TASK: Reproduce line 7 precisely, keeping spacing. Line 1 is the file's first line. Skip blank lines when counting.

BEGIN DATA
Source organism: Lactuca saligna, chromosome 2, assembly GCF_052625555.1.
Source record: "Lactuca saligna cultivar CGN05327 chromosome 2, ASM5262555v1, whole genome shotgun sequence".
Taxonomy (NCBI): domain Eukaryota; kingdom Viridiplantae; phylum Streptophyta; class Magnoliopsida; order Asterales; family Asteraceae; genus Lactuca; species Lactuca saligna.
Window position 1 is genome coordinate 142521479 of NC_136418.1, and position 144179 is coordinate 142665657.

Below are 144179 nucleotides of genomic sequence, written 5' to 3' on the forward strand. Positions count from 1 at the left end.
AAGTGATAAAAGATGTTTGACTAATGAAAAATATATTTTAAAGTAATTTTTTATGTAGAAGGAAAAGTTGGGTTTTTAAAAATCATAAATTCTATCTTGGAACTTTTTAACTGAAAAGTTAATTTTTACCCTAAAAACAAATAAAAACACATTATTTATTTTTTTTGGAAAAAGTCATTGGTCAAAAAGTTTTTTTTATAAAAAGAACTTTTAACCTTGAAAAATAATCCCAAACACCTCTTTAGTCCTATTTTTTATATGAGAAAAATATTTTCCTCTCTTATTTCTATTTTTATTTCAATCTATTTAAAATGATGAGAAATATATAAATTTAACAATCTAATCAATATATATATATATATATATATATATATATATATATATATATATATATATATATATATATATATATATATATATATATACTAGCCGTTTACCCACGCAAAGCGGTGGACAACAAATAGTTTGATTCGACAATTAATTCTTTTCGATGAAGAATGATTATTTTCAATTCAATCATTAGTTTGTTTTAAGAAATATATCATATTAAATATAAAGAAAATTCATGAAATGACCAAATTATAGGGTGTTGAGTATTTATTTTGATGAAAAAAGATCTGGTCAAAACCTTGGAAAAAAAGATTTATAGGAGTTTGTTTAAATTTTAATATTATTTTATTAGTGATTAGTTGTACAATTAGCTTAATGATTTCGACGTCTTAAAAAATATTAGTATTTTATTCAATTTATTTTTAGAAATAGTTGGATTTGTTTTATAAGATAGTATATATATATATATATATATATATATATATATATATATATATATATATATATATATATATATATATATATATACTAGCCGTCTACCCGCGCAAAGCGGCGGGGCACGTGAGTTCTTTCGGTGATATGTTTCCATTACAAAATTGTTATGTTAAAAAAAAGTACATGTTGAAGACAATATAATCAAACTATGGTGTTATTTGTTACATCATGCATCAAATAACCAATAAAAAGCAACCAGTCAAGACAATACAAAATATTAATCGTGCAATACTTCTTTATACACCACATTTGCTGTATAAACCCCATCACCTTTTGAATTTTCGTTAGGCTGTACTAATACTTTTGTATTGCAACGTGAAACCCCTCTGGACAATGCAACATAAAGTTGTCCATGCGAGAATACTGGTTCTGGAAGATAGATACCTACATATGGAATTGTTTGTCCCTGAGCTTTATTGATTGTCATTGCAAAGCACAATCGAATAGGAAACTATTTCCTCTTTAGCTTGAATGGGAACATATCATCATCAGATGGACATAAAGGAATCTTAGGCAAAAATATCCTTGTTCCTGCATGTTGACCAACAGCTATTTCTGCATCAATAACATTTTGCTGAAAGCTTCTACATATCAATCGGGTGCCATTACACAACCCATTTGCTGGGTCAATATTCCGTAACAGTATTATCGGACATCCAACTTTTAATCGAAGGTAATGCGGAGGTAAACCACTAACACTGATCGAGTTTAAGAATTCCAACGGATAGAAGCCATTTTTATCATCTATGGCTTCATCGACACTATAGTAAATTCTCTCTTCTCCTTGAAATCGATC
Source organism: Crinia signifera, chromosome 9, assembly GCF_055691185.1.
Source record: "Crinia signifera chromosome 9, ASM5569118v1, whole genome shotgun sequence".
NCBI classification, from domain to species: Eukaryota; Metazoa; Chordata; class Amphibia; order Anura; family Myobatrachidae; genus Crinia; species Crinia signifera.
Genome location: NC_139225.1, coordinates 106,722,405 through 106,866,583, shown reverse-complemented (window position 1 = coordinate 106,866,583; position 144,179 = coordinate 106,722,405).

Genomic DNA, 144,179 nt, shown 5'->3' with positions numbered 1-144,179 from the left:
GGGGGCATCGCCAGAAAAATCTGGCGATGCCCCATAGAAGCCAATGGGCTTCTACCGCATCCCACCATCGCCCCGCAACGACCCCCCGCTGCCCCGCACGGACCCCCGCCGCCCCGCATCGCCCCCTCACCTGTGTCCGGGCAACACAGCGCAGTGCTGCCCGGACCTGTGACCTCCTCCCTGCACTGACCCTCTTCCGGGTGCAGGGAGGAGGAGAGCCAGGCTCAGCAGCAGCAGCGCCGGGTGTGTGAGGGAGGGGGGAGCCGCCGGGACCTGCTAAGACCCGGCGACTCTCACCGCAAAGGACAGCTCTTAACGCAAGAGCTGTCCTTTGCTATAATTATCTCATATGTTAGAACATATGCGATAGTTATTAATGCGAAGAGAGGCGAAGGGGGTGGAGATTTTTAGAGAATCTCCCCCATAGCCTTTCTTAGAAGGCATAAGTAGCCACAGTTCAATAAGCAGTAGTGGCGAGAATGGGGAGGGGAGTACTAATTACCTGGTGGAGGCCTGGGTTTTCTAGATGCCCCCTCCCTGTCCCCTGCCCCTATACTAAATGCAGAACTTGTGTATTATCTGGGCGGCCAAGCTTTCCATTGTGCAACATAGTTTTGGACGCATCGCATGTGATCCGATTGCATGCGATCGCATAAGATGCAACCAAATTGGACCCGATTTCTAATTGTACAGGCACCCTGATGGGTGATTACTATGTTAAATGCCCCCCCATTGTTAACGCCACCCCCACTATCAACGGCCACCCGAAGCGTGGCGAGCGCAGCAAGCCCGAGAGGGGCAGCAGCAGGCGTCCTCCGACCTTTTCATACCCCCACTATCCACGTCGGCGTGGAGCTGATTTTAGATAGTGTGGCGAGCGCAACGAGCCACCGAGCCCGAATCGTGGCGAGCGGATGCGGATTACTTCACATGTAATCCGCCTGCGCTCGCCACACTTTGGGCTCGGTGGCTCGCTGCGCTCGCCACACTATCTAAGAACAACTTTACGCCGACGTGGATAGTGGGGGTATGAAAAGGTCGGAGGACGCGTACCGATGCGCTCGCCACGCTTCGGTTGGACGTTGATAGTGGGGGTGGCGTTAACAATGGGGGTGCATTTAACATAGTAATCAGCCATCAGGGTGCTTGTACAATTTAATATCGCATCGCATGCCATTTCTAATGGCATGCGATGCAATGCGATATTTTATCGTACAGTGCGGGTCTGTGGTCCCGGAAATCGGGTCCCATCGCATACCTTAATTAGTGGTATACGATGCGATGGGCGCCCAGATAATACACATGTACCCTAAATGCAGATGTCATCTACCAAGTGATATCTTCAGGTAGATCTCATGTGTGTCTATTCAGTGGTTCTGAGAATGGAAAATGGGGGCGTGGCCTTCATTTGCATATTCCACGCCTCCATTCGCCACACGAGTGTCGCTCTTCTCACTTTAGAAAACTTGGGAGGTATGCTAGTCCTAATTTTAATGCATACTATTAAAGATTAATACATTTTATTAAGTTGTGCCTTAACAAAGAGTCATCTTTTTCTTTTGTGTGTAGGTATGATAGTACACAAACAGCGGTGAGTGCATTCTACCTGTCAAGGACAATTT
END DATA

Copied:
Source organism: Crinia signifera, chromosome 9, assembly GCF_055691185.1.